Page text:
Prof. Harald Pfeiffer, Canadian Institute for Theoretical Astrophysics
A century ago, Albert Einstein put forth ideas that led to two astonishing predictions. The first prediction was black holes, regions of space with such intense gravity that nothing can escape, not even light or the strongest rockets. The second prediction was gravitational waves, the tiniest ripples in space and time itself travelling through the universe. Just one year ago, these fantastic ideas were confirmed by direct observations of gravitational waves by the LIGO Scientific Collaboration. The waves observed so far were all created by colliding black holes. In this talk, Prof. Pfeiffer will introduce black holes and gravitational waves. He will then trace the story of the remarkable first gravitational wave discoveries, and explain how gravitational waves are now used to explore our Universe.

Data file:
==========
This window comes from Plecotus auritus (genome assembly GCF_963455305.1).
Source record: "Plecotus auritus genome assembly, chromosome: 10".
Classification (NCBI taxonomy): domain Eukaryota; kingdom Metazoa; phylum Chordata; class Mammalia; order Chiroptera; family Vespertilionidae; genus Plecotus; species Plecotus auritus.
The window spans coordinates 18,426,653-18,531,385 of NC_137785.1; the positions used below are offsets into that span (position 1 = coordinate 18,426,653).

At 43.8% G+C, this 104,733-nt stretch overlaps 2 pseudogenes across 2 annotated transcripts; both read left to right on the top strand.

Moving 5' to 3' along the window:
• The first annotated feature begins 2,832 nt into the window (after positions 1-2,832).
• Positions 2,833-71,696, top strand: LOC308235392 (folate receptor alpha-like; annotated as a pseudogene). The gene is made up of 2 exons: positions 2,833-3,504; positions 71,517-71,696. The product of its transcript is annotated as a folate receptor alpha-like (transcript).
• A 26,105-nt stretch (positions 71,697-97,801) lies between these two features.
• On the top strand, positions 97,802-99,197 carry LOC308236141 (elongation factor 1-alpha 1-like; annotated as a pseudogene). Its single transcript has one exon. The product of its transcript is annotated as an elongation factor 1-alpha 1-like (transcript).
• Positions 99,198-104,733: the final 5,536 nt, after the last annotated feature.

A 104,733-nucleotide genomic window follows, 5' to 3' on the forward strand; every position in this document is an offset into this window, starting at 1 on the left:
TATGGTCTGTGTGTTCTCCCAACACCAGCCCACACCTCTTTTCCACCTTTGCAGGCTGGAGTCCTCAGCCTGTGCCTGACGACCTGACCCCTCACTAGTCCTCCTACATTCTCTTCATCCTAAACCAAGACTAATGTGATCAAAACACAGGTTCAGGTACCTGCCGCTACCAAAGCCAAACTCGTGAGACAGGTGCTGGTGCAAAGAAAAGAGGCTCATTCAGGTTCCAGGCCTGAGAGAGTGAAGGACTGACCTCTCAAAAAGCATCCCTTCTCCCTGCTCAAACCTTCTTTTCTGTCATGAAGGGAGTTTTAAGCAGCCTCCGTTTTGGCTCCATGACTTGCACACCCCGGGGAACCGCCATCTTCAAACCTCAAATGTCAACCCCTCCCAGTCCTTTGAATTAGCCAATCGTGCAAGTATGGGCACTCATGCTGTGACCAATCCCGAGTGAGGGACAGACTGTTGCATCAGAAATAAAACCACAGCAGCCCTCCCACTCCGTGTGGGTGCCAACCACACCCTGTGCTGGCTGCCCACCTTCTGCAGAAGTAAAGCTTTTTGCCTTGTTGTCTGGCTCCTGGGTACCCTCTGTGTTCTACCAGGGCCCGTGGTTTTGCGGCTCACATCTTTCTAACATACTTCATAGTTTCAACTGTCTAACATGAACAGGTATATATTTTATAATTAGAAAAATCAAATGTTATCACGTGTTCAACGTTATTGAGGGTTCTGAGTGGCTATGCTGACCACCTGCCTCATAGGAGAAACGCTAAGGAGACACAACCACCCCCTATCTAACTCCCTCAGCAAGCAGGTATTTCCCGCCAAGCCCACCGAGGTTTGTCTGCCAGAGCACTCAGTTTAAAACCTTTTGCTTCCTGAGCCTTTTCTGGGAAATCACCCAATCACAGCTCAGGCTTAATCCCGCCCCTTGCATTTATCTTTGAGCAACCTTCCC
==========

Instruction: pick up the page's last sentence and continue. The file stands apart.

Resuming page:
Harald Pfeiffer studied in Germany and the United Kingdom, before obtaining his PhD from Cornell University (USA) in 2003. He performed postdoctoral research at the California Institute of Technology and in 2009 joined the Canadian Institute for Theoretical Astrophysics at the University of Toronto. Prof. Pfeiffer holds the Canada Research Chair in Numerical Relativity and Gravitational Wave Astrophysics and is a Fellow of the Canadian Institute of Advanced Research. He has received the Bessel Award of the Humboldt Foundation and an Ontario Early Researcher Award. Prof. Pfeiffer performs supercomputer calculations to study black holes and Einstein's theory of General Relativity. Using these calculations he searches for gravitational waves with the LIGO gravitational wave detectors, and deciphers he information such waves contain about black holes, our universe, and the behaviour of gravity in the most extreme circumstances.
Who can attend: Everyone including non-members
Reservation not needed
Location: Ontario Science Centre (follow the signs to the RASC meeting)